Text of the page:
Home ECONOMY Nakuru County pays suppliers Sh400m in pending bills

Nakuru County pays suppliers Sh400m in pending bills

by biasharadigest
Counties

Nakuru County pays suppliers Sh400m in pending bills

Nakuru Governor Lee Kinyanjui (right) and deputy Eric Korir during an ASK show in Nakuru on August 20, 2017. FILE PHOTO | NMG
Nakuru Governor Lee Kinyanjui (right) and deputy Eric Korir during an ASK show in Nakuru on August 20, 2017. FILE PHOTO | NMG 

Nakuru Governor Lee Kinyanjui’s administration has paid out Sh300 million in pending bills out of the genuine Sh400 million the county government owed suppliers.

The remaining Sh100 million will be cleared by next week, according to Finance Executive Peter Ketyenya.

Dr Ketyenya said the money will be paid once reconciliation of records is concluded.

The CEC, in an interview with the Nation, revealed that the county government has complied with the Auditor-General’s advice that out of the Sh2.5 billion it owes suppliers and contractors, only Sh400 million is genuine.

“For the remaining Sh2.1 billion that was found to have issues, a committee has been formed to review the bills and hand over its report to the Council of Governors and Auditor-General for advice, “said Dr Ketyenya.

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This means that Nakuru County can now breathe a sigh of relief, as it will get its share of the equitable transfers for December.

“We had already obtained our November share of the national government funds. We are only waiting for the December share,” added the Finance CEC.

On December 18, 2019 acting National Treasury Cabinet Secretary Ukur Yatani issued a new directive that halted disbursement of funds to county governments until pending bills are cleared.

In a statement, Mr Yatani said as of December 18, only Elgeyo-Marakwet, Homa Bay, Kajiado, Kericho, Kilifi, Kwale, Laikipia, Makueni, Nyamira, Nyandarua, Nyeri, Uasin Gishu and Baringo had cleared their pending bills.

This was despite a court order that directed the National Treasury and the Controller of Budget to release funds to 35 counties which are yet to receive their equitable share.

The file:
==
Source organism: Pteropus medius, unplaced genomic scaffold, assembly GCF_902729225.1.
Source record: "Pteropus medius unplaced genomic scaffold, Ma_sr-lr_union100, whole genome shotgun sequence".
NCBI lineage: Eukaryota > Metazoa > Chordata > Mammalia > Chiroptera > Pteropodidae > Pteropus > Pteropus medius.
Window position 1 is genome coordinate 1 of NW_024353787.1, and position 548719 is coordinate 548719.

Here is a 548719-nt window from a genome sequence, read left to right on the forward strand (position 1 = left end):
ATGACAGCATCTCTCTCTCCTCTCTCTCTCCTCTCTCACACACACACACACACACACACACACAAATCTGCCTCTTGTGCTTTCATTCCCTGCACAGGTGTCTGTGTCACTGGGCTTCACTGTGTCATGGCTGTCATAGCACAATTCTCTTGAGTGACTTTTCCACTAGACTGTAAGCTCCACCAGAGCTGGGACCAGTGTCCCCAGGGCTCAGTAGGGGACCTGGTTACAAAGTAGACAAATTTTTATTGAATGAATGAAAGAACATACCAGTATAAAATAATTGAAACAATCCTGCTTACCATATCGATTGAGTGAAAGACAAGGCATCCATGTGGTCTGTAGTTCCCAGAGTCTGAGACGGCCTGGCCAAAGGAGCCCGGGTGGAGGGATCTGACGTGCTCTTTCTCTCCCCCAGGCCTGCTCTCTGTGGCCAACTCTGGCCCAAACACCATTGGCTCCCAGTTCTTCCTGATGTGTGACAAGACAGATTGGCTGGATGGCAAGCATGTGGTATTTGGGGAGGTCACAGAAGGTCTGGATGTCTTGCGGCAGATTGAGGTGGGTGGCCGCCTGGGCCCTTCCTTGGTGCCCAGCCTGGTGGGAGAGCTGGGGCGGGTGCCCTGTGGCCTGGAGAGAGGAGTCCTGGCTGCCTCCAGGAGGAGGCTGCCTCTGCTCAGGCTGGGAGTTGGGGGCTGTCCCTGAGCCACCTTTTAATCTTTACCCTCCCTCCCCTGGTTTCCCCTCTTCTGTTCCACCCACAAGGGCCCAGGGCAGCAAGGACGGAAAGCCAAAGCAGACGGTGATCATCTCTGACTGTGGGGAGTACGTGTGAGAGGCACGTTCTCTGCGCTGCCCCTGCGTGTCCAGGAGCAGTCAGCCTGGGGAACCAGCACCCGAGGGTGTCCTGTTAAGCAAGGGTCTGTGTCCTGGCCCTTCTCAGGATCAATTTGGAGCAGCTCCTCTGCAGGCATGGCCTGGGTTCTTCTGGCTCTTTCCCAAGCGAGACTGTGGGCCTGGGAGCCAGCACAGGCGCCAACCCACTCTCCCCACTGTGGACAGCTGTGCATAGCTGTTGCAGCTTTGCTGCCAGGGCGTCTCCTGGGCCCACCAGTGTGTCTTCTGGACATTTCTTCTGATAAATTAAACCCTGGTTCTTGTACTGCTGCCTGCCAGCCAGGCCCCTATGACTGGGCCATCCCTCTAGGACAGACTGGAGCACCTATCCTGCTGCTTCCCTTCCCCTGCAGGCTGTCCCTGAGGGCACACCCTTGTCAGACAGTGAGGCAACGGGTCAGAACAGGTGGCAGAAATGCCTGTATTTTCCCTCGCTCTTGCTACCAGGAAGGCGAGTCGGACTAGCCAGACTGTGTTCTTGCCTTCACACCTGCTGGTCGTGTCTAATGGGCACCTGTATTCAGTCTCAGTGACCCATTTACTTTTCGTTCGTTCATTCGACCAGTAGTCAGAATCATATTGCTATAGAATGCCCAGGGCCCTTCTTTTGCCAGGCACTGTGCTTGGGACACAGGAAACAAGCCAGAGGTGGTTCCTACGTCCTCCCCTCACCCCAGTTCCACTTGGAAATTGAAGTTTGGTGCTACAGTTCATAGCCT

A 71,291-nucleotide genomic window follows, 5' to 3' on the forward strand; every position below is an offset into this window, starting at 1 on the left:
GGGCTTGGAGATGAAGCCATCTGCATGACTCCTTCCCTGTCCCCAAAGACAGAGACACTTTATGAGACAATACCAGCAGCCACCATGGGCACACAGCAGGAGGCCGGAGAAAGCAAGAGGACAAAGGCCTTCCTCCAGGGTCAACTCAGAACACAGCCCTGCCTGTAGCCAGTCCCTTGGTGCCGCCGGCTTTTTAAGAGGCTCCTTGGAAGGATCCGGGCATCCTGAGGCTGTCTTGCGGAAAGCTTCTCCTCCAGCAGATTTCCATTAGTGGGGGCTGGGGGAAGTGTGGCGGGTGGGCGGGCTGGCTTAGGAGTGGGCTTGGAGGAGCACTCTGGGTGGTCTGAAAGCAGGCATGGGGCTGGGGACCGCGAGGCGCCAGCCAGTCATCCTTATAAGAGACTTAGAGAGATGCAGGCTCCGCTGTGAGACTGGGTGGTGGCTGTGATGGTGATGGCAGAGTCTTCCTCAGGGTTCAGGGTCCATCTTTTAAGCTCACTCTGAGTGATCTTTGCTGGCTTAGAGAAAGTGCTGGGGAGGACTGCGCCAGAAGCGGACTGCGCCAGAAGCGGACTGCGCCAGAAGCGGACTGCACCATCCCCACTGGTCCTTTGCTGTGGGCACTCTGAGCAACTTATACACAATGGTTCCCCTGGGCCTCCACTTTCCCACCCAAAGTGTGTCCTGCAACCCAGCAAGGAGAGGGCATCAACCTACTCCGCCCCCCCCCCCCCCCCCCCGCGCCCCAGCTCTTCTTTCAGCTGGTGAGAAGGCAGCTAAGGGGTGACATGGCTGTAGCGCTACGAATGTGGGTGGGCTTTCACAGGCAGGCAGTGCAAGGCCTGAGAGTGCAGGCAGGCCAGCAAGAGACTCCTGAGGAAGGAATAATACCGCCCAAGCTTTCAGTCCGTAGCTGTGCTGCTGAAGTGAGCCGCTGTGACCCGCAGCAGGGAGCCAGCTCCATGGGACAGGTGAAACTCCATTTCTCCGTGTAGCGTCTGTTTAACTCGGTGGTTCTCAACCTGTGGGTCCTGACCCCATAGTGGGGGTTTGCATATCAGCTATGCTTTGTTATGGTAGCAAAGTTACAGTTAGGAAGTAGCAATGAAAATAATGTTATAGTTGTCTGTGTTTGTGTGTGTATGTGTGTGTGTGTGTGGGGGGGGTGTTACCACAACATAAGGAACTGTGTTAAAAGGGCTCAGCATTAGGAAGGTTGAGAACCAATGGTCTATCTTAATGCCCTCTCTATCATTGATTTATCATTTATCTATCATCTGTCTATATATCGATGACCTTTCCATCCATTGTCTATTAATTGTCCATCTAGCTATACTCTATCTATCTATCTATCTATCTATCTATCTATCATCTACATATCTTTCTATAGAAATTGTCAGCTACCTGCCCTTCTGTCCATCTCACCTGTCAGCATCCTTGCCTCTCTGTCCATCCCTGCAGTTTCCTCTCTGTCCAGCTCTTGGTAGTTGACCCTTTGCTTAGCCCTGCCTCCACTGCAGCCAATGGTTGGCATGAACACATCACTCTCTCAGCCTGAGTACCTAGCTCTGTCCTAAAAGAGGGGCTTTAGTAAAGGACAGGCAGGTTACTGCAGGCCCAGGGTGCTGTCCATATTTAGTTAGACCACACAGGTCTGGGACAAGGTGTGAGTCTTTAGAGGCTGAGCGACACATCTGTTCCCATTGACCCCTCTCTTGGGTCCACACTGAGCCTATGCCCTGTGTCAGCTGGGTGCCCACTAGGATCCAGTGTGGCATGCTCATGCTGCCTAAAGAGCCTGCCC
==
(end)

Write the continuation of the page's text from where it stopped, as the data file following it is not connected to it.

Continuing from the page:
The National Treasury had withheld the allocations due to the pending bills.

Mr Yatani maintained that going forward, it will be a requirement that county governments provide monthly status reports that will include an itemised list of all the bills paid.

The National Development Coordination and Communication Committee chaired by Interior CS Fred Matiang’i also said the government will resort to legal means to compel county governments that are yet to settle all pending bills to do so promptly.

He warned county governments against giving unnecessary excuses about pending bills despite getting funds from the government.

The Nation established that the Sh2.1 billion Nakuru’s pending bills that will now be scrutinised afresh have massive irregularities and serious queries raised by auditors.

In most of the cases, suppliers and contractors may not have followed procurement procedures or may not have delivered projects, goods or services on time, hence there was no value for money.

Once they are scrutinised, the Ethics and Anti-Corruption Commission and the Director of Public Prosecutions may be called in to take appropriate action against the employees, suppliers and contractors implicated.

In July 2018, Governor Kinyanjui’s administration paid Sh1.2 billion pending bills the county government owed suppliers.

The bills were cleared after verification of construction works and goods and services offered to the county government to ensure it received value for money.

The county inherited pending bills amounting to about Sh3 billion from the previous administration of Governor Kinuthia Mbugua.

Since the inception of devolution, contractors and suppliers across the 47 counties have been crying foul over delayed payments for goods delivered and services rendered.

In Nakuru County, some debts date back to the 2013/14 financial year.

When Governor Kinyanjui took office in August 2017, he promised to audit the pending bills, fearing the county government might have accumulated debts in illegal transactions.

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